The crystal structure of Zn(II)-free Treponema pallidum TroA, a periplasmic metal-binding protein, reveals a closed conformation.Lee, Y.H., Dorwart, M.R., Hazlett, K.R., Deka, R.K., Norgard, M.V., Radolf, J.D., Hasemann, C.A.
(2002) J.Bacteriol. 184: 2300-2304
- PubMed: 11914363
- PubMed Abstract:
- Treponema pallidum TroA is a periplasmic zinc-binding protein with a helical backbone
Lee, Y.H.,Deka, R.K.,Norgard, M.V.,Radolf, J.D.,Hasemann, C.A.
(1999) Nat.Struct.Mol.Biol. 6: 628
We previously demonstrated that Treponema pallidum TroA is a periplasmic metal-binding protein (MBP) with a distinctive alpha-helical backbone. To better understand the mechanisms of metal binding and release by TroA, we determined the crystal struct ...
We previously demonstrated that Treponema pallidum TroA is a periplasmic metal-binding protein (MBP) with a distinctive alpha-helical backbone. To better understand the mechanisms of metal binding and release by TroA, we determined the crystal structure of the apoprotein at a resolution of 2.5 A and compared it to that of the Zn(II)-bound form (Protein Data Bank accession code 1toa). apo-TroA shows a conformation even more closed than that of its Zn(II)-bound counterpart due to a 4 degrees tilt of the C-terminal domain (residues 190 through 308) about an axis parallel to the poorly flexible backbone helix. This domain tilting pushes two loops (residues 248 through 253 and 277 through 286) towards the metal-binding site by more than 1 A, resulting in an unfavorable interaction of I251 with D66. To avoid this contact, D66 shifts towards H68, one of the four Zn(II)-coordinating residues. The approach of this negative charge coincides with the flipping of the imidazole side chain of H68, resulting in the formation of a new hydrogen bond. The conformational change of H68, along with a slight rearrangement of D279, a C-terminal domain Zn(II)-coordinating residue, distorts the metal-binding site geometry, presumably causing the release of the bound metal ion. Ligand binding and release by TroA, and presumably by other members of the MBP cluster, differs from the "Venus flytrap" mechanism utilized by bacterial nonmetal solute-binding receptors.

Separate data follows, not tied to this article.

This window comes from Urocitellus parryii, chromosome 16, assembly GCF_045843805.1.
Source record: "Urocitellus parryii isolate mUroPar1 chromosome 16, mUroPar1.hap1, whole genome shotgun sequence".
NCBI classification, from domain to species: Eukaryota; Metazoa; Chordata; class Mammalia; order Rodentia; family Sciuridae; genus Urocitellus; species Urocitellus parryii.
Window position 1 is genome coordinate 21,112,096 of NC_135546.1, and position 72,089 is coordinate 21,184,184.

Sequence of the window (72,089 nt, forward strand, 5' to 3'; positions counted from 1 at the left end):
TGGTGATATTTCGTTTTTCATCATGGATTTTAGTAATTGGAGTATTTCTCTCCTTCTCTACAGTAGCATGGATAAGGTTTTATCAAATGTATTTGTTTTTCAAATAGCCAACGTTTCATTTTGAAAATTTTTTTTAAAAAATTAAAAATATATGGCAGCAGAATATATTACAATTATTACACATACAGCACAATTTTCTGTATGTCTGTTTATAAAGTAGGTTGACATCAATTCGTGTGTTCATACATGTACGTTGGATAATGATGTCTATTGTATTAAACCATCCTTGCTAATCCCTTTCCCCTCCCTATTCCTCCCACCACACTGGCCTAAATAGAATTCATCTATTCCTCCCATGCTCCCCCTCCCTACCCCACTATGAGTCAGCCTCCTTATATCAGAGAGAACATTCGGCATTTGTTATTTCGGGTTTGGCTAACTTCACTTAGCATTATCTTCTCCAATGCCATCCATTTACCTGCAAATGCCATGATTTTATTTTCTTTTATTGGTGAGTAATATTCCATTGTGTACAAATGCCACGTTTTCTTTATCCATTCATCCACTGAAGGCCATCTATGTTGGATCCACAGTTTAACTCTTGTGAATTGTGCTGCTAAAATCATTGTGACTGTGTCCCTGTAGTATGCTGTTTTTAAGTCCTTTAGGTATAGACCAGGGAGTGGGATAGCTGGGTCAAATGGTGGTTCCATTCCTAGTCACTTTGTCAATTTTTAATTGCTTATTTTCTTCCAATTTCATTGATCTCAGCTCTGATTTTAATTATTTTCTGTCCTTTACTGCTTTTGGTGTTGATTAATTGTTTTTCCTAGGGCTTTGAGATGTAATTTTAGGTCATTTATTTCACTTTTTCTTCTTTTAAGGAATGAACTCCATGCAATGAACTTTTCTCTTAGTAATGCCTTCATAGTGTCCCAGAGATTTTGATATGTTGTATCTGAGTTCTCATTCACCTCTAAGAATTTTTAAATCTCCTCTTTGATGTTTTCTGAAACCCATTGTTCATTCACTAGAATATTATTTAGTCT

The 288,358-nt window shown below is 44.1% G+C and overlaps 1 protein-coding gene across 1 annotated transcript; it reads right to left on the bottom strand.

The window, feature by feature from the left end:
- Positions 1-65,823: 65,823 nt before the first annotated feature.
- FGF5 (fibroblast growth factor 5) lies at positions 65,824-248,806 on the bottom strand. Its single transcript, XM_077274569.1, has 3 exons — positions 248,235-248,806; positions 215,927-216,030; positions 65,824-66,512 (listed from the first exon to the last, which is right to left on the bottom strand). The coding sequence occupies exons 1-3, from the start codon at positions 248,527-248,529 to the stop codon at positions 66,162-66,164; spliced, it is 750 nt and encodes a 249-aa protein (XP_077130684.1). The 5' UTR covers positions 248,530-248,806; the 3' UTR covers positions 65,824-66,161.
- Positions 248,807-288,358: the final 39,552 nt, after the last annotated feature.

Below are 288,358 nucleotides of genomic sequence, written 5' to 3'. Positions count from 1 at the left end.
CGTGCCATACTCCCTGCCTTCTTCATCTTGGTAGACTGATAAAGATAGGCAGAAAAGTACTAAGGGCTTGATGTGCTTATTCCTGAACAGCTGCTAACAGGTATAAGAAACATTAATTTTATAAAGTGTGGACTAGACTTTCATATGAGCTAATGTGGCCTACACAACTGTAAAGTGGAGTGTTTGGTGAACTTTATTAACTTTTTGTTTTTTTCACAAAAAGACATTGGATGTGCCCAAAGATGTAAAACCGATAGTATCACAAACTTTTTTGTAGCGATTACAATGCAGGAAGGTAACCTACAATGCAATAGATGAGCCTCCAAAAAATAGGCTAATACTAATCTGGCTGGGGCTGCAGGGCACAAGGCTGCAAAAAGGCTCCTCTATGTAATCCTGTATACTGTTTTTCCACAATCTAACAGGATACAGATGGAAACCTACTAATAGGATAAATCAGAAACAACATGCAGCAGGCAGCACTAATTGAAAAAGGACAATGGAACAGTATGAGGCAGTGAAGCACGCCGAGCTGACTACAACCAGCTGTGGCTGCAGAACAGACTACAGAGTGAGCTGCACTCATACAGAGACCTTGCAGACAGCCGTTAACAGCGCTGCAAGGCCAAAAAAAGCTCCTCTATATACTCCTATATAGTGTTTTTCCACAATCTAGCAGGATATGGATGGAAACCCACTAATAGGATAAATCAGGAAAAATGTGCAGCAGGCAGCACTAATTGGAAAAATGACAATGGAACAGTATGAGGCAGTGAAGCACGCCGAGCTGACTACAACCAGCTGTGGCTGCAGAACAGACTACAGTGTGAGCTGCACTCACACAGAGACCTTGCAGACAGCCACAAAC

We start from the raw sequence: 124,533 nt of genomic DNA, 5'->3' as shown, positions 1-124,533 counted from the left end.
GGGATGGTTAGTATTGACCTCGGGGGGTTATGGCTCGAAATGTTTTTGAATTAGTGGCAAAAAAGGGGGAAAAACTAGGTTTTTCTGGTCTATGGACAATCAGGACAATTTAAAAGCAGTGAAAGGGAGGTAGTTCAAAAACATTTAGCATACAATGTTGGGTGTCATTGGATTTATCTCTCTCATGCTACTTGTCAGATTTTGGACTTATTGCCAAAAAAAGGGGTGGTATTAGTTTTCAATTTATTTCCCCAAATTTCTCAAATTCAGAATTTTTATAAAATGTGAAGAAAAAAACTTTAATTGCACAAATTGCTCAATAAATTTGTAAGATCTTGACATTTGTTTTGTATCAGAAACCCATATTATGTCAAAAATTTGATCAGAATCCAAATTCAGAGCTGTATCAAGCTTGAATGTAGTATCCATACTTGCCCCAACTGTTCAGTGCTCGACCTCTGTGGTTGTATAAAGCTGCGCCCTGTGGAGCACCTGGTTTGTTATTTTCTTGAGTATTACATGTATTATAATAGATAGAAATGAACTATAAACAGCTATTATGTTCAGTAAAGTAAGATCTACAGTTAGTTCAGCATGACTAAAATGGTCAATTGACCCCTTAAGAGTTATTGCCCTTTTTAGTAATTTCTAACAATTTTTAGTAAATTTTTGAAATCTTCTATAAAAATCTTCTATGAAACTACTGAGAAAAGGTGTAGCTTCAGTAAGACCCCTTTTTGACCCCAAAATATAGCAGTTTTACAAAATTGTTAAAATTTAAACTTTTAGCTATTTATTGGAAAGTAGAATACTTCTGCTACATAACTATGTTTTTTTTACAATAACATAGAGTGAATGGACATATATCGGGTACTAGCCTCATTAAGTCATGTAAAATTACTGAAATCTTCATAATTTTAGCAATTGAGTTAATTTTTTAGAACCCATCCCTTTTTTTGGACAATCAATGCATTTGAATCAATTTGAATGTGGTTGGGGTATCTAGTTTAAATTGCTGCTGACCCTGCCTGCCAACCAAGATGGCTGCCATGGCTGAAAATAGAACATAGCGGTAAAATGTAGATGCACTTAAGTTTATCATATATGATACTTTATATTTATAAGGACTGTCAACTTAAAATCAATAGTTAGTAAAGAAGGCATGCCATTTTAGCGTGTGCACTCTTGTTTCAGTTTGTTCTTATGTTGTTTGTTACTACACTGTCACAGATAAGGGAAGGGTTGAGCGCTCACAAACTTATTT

Department of Biochemistry, The University of Missouri-Columbia, Columbia, Missouri 65211, USA.